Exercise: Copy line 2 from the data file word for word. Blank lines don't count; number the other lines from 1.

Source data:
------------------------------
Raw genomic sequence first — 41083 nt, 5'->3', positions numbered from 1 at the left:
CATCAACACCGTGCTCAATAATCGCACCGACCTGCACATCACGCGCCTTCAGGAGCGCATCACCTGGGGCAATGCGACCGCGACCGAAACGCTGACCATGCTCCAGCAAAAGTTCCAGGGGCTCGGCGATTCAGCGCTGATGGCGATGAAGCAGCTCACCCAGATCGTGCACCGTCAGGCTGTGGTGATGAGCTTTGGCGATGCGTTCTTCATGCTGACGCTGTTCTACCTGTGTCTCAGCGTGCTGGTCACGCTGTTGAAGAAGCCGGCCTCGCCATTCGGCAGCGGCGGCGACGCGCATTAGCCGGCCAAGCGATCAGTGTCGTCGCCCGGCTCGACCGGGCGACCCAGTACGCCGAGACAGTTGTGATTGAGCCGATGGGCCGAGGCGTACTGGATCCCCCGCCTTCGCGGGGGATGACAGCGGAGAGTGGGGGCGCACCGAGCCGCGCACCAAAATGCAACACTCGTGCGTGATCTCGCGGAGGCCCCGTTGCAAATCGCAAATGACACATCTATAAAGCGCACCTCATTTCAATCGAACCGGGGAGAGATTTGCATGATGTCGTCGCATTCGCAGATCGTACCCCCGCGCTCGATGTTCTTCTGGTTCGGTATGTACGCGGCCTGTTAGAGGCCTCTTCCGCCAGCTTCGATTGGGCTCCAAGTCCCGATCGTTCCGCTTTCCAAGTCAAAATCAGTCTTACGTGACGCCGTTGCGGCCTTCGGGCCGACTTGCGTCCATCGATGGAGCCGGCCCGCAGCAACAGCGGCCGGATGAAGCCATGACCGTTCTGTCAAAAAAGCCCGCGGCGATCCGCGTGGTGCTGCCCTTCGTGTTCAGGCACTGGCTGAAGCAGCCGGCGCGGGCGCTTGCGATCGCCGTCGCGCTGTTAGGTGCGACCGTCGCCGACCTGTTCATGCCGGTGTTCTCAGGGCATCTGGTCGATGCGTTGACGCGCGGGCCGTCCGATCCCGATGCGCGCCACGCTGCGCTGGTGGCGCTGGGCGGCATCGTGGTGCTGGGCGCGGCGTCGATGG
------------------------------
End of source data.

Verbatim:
CATCAACACCGTGCTCAATAATCGCACCGACCTGCACATCACGCGCCTTCAGGAGCGCATCACCTGGGGCAATGCGACCGCGACCGAAACGCTGACCATGCTCCAGCAAAAGTTCCAGGGGCTCGGCGATTCAGCGCTGATGGCGATGAAGCAGCTCACCCAGATCGTGCACCGTCAGGCTGTGGTGATGAGCTTTGGCGATGCGTTCTTCATGCTGACGCTGTTCTACCTGTGTCTCAGCGTGCTGGTCACGCTGTTGAAGAAGCCGGCCTCGCCATTCGGCAGCGGCGGCGACGCGCATTAGCCGGCCAAGCGATCAGTGTCGTCGCCCGGCTCGACCGGGCGACCCAGTACGCCGAGACAGTTGTGATTGAGCCGATGGGCCGAGGCGTACTGGATCCCCCGCCTTCGCGGGGGATGACAGCGGAGAGTGGGGGCGCACCGAGCCGCGCACCAAAATGCAACACTCGTGCGTGATCTCGCGGAGGCCCCGTTGCAAATCGCAAATGACACATCTATAAAGCGCACCTCATTTCAATCGAACCGGGGAGAGATTTGCATGATGTCGTCGCATTCGCAGATCGTACCCCCGCGCTCGATGTTCTTCTGGTTCGGTATGTACGCGGCCTGTTAGAGGCCTCTTCCGCCAGCTTCGATTGGGCTCCAAGTCCCGATCGTTCCGCTTTCCAAGTCAAAATCAGTCTTACGTGACGCCGTTGCGGCCTTCGGGCCGACTTGCGTCCATCGATGGAGCCGGCCCGCAGCAACAGCGGCCGGATGAAGCCATGACCGTTCTGTCAAAAAAGCCCGCGGCGATCCGCGTGGTGCTGCCCTTCGTGTTCAGGCACTGGCTGAAGCAGCCGGCGCGGGCGCTTGCGATCGCCGTCGCGCTGTTAGGTGCGACCGTCGCCGACCTGTTCATGCCGGTGTTCTCAGGGCATCTGGTCGATGCGTTGACGCGCGGGCCGTCCGATCCCGATGCGCGCCACGCTGCGCTGGTGGCGCTGGGCGGCATCGTGGTGCTGGGCGCGGCGTCGATGG